Personalized prognostic tools and gene-based therapies may improve the survival and quality of life of patients suffering from glioblastoma, an aggressive and deadly form of brain cancer
, reports a new University of Illinois study funded by the NIH National Cancer Institute.
"We confirmed known biomarkers of glioblastoma survival and discovered new general and clinical-dependent gene profiles," said Nicola Serao, a U of I Ph.D. candidate in animal sciences with a focus in statistical genomics. "We were able to compare biomarkers across three glioblastoma phases that helped us gain insight into the roles of genes associated with cancer survival."
Glioblastoma is a complex, multifactorial disease that has swift and devastating consequences, Serao said. Although some genes have been associated with the presence of glioblastoma, few have been identified as prognostic biomarkers of glioblastoma survival and fewer have been confirmed in independent reports.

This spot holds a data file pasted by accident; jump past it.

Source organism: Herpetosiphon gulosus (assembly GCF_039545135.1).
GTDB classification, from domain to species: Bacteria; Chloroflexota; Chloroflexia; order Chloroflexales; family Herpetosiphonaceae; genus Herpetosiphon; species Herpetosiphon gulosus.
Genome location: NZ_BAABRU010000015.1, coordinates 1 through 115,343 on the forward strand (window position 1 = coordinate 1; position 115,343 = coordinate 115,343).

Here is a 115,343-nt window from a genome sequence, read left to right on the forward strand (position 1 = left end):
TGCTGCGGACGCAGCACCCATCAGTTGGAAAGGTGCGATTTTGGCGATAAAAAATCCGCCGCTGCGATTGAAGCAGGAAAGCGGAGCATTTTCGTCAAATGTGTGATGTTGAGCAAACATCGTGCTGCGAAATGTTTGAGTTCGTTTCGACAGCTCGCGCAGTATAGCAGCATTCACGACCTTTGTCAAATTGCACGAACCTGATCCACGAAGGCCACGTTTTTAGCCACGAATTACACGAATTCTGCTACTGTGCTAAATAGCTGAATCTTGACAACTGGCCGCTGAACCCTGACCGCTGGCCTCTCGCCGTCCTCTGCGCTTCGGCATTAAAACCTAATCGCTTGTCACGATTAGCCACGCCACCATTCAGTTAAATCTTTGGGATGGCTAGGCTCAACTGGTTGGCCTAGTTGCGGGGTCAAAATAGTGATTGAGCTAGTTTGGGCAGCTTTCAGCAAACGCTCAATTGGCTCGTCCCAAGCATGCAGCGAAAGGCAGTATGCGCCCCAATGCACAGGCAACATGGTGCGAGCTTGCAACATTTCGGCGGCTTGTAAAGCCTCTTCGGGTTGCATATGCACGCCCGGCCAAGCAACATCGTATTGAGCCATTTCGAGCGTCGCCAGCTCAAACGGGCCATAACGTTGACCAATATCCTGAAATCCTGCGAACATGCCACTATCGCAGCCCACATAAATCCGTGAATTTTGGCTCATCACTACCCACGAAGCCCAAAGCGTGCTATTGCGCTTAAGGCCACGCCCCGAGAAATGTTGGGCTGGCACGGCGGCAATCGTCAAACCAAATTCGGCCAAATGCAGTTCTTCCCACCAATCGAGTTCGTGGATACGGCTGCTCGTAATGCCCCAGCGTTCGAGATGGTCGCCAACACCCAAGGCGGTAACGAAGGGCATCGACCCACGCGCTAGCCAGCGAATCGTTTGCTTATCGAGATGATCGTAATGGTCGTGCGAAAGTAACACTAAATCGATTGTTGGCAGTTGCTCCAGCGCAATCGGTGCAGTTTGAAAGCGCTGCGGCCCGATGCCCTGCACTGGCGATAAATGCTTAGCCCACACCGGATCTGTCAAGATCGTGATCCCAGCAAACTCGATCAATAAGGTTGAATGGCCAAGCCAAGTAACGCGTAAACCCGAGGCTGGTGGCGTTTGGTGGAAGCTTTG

"You can't just find one gene that is related to this cancer and fix it," he said. "This is one of the aspects of our research that makes it unique. We were able to look at several genes at the same time and relate our findings to this cancer."
Using genomic information from more than 22,000 genes, Serao took this huge piece of information and began slicing away at it, one gene at a time, until he ended up with a group of genes related to brain cancer.
He studied different survival variables, including length of survival from birth to death, from diagnosis to death, and from diagnosis to progression of the cancer.
"We studied different variables, but they were complementary, and allowed us to learn more about those genes," he said. "We understand that some genes have much more impact in cancer than others. And we also discovered that some genes only appeared in one variable, so they were specific for a given phase...